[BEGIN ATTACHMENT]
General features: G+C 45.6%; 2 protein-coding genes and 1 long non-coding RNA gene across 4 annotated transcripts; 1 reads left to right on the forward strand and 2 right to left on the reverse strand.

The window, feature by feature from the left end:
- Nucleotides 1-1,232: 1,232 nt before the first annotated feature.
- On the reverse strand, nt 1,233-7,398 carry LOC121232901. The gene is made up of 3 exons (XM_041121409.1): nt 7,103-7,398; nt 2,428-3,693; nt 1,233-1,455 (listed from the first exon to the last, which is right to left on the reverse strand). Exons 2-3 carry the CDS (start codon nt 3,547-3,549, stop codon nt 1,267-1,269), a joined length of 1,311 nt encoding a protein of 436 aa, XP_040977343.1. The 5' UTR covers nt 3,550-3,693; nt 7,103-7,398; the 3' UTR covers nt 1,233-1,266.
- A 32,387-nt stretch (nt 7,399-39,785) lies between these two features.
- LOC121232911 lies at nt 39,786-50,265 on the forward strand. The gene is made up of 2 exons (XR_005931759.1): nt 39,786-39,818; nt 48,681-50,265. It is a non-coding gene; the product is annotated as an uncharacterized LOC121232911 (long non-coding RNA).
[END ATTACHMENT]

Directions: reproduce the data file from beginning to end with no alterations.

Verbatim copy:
General features: G+C 45.6%; 2 protein-coding genes and 1 long non-coding RNA gene across 4 annotated transcripts; 1 reads left to right on the forward strand and 2 right to left on the reverse strand.

The window, feature by feature from the left end:
- Nucleotides 1-1,232: 1,232 nt before the first annotated feature.
- On the reverse strand, nt 1,233-7,398 carry LOC121232901. The gene is made up of 3 exons (XM_041121409.1): nt 7,103-7,398; nt 2,428-3,693; nt 1,233-1,455 (listed from the first exon to the last, which is right to left on the reverse strand). Exons 2-3 carry the CDS (start codon nt 3,547-3,549, stop codon nt 1,267-1,269), a joined length of 1,311 nt encoding a protein of 436 aa, XP_040977343.1. The 5' UTR covers nt 3,550-3,693; nt 7,103-7,398; the 3' UTR covers nt 1,233-1,266.
- A 32,387-nt stretch (nt 7,399-39,785) lies between these two features.
- LOC121232911 lies at nt 39,786-50,265 on the forward strand. The gene is made up of 2 exons (XR_005931759.1): nt 39,786-39,818; nt 48,681-50,265. It is a non-coding gene; the product is annotated as an uncharacterized LOC121232911 (long non-coding RNA).